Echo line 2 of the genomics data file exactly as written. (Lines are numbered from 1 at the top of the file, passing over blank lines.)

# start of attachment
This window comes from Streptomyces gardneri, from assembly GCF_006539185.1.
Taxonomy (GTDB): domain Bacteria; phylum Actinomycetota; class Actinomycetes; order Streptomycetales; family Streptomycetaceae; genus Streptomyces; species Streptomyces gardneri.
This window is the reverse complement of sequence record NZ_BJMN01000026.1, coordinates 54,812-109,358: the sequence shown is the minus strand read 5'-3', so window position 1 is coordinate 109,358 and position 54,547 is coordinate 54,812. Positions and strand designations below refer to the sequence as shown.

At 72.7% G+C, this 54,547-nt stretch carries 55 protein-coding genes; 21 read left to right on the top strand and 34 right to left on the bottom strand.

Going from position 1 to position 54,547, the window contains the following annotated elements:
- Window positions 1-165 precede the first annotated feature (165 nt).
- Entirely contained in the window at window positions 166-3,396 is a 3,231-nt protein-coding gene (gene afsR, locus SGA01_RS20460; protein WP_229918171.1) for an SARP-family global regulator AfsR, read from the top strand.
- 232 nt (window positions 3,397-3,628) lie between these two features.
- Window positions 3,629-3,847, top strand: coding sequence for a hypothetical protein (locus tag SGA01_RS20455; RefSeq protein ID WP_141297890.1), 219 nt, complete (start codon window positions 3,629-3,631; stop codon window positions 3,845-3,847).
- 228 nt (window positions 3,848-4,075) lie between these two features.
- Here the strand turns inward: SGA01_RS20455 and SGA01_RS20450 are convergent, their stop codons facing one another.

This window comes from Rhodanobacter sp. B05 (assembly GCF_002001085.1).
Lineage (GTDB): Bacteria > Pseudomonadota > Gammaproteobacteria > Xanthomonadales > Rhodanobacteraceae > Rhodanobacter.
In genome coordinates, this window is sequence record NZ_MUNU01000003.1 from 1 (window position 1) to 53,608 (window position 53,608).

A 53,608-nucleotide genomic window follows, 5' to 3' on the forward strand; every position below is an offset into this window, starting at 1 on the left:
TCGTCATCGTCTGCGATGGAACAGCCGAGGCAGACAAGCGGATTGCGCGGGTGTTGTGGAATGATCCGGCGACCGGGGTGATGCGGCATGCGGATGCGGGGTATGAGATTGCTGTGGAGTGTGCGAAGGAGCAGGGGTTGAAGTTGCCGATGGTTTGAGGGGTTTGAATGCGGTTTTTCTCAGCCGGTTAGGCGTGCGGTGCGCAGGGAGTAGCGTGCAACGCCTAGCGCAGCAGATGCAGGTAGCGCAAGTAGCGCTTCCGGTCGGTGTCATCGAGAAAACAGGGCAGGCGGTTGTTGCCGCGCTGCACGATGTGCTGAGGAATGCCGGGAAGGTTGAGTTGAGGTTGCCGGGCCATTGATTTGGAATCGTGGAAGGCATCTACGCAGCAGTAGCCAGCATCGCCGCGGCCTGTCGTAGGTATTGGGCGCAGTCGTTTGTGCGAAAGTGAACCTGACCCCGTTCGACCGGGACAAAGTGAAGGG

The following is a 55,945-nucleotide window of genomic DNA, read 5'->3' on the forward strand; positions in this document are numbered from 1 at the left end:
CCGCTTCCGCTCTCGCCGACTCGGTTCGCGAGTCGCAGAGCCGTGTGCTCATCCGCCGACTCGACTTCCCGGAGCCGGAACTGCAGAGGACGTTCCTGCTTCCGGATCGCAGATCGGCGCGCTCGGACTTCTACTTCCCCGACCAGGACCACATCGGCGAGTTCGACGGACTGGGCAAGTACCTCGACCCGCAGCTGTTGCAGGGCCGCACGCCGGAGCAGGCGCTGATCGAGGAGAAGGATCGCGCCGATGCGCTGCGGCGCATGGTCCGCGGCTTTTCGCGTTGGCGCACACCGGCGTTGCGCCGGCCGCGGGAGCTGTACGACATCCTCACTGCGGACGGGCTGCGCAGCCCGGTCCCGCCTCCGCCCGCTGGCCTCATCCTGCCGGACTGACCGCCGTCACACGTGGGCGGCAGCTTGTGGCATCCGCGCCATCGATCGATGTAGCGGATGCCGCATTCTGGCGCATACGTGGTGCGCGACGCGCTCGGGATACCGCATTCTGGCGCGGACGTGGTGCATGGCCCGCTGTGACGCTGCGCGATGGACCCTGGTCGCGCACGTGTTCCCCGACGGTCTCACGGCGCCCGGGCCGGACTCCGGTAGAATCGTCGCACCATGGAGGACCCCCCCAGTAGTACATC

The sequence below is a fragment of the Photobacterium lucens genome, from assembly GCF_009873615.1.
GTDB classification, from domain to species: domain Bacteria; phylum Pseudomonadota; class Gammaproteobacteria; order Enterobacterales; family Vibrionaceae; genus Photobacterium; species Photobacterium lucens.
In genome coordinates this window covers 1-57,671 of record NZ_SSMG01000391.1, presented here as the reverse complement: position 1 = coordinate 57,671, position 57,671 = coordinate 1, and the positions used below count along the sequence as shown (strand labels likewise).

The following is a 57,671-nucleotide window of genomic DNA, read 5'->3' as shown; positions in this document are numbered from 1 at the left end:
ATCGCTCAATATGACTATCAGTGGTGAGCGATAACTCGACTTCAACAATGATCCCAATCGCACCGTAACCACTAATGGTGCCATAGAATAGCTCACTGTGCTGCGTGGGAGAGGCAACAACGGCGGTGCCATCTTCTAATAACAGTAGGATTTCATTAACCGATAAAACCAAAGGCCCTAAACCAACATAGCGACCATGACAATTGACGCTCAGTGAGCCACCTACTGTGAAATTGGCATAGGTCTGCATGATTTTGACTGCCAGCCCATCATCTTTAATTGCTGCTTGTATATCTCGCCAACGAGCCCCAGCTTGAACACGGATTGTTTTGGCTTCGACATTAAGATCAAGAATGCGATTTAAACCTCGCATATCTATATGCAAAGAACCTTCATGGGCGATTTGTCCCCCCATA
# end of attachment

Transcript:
Taxonomy (GTDB): domain Bacteria; phylum Actinomycetota; class Actinomycetes; order Streptomycetales; family Streptomycetaceae; genus Streptomyces; species Streptomyces gardneri.